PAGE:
2012-01-23

 

Prof. Maryke Labuschagne
Photo: Hannes Pieterse

The African Union awarded an international award to Maryke Labuschagne, a professor in Plant Breeding at our Faculty of Natural and Agricultural Sciences, for her contribution to science in Africa.

Prof. Labuschagne received the African Union Kwame Nkrumah Scientific award in the category Life Sciences – Continental level. This is the highest level of this prestigious award programme.

The African Union Commission is committed to ensure that science and technology contributes to sustainable development efforts. In 2008 the African Union Commission launched the prestigious African Union Scientific Award Programme. This programme was later renamed the African Union Kwame Nkrumah Scientific awards.

The programme is implemented at National level for young researchers, Regional level for women scientists and is open to all scientists on Continental level.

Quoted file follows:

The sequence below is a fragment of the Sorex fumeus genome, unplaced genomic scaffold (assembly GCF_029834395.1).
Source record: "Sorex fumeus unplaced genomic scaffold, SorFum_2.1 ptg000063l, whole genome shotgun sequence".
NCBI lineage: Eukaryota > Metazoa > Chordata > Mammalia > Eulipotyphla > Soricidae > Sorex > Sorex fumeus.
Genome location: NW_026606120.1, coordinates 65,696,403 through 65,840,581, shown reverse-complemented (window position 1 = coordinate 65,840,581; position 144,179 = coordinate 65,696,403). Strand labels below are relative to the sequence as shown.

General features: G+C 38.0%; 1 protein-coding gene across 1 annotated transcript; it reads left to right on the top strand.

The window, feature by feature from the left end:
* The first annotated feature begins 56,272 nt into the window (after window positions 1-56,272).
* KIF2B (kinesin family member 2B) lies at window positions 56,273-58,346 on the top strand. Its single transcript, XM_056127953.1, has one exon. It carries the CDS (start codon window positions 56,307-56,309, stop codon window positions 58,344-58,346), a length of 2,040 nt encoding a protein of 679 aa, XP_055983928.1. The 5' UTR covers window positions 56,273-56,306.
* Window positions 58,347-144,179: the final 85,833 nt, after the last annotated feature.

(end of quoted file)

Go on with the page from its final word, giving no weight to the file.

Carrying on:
The Continental level is the highest level of the programme. The objective is to give out scientific awards to top African scientists for their scientific achievements, valuable discoveries and findings.

Prof. Labuschagne has been part of our university for the past 23 years. Over the last 20 years she has been involved in training and educating scientists in plant breeding all over Africa. Her work also entails the development of better cultivars to ensure food sustainability on the continent.

“I really did not expect to win this award. The criteria were really strict and one always sells yourself and your achievements short,” says Prof. Labuschagne.

With this award, Prof. Labuschagne also receives US $100 000 (about R 804 180) in prize money, which will be used to renovate her department’s lab facilities and provide bursaries.

The official award ceremony will be held on Saturday 28 January 2012 at the United Nations Conference Centre in Addis Ababa, Ethiopia.